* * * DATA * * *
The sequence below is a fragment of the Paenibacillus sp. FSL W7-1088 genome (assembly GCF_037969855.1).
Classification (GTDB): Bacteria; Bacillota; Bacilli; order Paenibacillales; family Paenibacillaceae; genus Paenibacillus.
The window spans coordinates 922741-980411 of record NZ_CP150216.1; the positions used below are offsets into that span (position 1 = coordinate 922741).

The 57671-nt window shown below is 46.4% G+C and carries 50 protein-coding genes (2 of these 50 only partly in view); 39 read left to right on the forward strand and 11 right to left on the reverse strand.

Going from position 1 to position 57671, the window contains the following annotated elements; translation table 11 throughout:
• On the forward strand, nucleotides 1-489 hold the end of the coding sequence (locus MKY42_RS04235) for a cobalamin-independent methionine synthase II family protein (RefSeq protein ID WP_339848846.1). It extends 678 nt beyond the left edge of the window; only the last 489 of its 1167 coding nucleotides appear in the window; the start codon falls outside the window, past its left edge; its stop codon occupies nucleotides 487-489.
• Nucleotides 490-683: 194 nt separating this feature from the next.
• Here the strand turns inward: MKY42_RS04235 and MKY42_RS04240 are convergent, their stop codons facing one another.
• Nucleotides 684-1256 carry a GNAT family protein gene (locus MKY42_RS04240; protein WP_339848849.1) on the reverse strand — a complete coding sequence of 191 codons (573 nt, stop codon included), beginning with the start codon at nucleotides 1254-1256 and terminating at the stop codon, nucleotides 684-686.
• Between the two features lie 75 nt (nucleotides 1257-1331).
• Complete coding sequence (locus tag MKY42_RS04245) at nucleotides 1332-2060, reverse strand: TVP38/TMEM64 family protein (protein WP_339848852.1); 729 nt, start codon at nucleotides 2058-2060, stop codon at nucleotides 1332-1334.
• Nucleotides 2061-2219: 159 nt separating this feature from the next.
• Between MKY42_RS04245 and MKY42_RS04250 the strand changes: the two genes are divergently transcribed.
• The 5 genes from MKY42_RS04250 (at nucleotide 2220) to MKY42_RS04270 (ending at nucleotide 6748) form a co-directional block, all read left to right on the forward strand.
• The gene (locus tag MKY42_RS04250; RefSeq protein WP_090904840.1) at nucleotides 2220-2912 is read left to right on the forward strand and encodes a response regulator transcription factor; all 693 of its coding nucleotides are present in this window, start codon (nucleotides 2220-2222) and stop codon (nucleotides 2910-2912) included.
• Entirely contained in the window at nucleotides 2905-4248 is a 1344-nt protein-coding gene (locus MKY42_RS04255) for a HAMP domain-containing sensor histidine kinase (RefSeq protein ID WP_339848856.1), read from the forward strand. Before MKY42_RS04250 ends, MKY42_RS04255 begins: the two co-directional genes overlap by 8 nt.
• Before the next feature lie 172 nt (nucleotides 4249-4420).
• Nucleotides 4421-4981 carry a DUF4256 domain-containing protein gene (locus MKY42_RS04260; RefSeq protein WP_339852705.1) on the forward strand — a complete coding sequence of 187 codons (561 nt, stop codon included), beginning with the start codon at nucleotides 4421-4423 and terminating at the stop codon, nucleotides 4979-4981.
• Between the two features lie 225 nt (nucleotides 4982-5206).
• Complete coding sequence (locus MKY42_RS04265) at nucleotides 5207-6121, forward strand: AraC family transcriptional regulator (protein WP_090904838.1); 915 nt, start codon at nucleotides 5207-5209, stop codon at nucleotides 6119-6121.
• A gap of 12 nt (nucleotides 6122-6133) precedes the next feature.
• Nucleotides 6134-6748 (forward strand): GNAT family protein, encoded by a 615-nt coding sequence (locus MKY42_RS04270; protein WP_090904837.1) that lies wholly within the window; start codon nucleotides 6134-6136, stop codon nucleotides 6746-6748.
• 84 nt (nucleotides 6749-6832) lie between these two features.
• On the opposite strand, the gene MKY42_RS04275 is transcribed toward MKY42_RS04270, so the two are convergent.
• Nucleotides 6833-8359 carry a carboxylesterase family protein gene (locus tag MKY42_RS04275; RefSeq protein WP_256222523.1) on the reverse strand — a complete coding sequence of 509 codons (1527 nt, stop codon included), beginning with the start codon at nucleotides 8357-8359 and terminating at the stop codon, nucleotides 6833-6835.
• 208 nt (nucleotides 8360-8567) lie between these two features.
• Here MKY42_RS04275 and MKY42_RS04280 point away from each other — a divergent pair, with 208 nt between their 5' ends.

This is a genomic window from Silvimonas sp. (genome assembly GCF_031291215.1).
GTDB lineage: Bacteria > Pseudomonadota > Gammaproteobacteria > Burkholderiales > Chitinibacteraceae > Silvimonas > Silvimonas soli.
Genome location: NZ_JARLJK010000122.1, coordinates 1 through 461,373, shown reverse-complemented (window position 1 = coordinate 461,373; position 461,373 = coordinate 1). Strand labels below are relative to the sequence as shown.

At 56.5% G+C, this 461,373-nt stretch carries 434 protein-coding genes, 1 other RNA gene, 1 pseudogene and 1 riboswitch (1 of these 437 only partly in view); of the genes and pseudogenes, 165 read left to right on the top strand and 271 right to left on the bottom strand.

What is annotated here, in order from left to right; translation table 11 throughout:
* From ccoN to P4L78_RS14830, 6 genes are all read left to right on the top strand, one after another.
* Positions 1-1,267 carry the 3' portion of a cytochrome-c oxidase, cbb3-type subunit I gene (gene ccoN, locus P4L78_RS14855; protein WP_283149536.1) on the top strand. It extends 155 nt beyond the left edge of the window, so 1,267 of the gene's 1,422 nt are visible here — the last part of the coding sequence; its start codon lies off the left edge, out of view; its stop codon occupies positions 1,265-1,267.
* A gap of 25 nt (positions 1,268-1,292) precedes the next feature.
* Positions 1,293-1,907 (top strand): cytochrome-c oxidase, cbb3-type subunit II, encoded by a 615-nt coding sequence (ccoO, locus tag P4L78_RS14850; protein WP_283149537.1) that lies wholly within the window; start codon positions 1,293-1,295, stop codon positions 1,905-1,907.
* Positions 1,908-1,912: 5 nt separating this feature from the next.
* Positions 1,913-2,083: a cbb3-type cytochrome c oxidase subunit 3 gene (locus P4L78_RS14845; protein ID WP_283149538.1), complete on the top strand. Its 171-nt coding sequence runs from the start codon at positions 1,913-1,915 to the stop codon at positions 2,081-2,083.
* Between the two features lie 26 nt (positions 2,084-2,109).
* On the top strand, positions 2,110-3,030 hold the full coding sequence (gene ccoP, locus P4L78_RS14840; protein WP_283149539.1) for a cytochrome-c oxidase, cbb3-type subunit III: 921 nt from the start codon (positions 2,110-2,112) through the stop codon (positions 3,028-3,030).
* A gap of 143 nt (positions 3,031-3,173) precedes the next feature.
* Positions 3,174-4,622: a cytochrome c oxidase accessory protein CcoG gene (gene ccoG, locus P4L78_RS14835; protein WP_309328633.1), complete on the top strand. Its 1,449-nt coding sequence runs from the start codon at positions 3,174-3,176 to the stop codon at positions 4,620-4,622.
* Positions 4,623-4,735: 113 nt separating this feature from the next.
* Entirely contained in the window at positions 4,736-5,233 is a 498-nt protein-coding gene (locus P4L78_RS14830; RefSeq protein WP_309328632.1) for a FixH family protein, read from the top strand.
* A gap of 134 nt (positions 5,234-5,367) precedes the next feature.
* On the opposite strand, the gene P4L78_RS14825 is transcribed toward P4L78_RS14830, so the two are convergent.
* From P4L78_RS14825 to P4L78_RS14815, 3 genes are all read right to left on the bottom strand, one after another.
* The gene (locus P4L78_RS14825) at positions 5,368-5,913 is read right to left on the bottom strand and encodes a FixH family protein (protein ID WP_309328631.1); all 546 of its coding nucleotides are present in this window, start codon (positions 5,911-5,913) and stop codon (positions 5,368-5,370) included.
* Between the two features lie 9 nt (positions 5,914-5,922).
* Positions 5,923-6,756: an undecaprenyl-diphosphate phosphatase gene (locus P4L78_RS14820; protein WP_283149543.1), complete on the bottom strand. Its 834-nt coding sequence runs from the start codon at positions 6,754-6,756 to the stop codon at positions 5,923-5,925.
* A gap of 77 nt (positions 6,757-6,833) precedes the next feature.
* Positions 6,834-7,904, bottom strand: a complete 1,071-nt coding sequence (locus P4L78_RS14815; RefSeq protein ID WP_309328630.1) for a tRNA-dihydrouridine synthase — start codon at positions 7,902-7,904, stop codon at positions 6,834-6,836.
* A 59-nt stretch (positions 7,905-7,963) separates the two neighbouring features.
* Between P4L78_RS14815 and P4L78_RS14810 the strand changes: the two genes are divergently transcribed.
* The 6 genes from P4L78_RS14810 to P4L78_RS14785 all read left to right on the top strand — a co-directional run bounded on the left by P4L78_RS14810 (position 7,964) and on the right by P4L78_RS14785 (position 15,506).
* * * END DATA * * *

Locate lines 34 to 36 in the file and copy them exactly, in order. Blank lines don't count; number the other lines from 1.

* Positions 1-1,267 carry the 3' portion of a cytochrome-c oxidase, cbb3-type subunit I gene (gene ccoN, locus P4L78_RS14855; protein WP_283149536.1) on the top strand. It extends 155 nt beyond the left edge of the window, so 1,267 of the gene's 1,422 nt are visible here — the last part of the coding sequence; its start codon lies off the left edge, out of view; its stop codon occupies positions 1,265-1,267.
* A gap of 25 nt (positions 1,268-1,292) precedes the next feature.
* Positions 1,293-1,907 (top strand): cytochrome-c oxidase, cbb3-type subunit II, encoded by a 615-nt coding sequence (ccoO, locus tag P4L78_RS14850; protein WP_283149537.1) that lies wholly within the window; start codon positions 1,293-1,295, stop codon positions 1,905-1,907.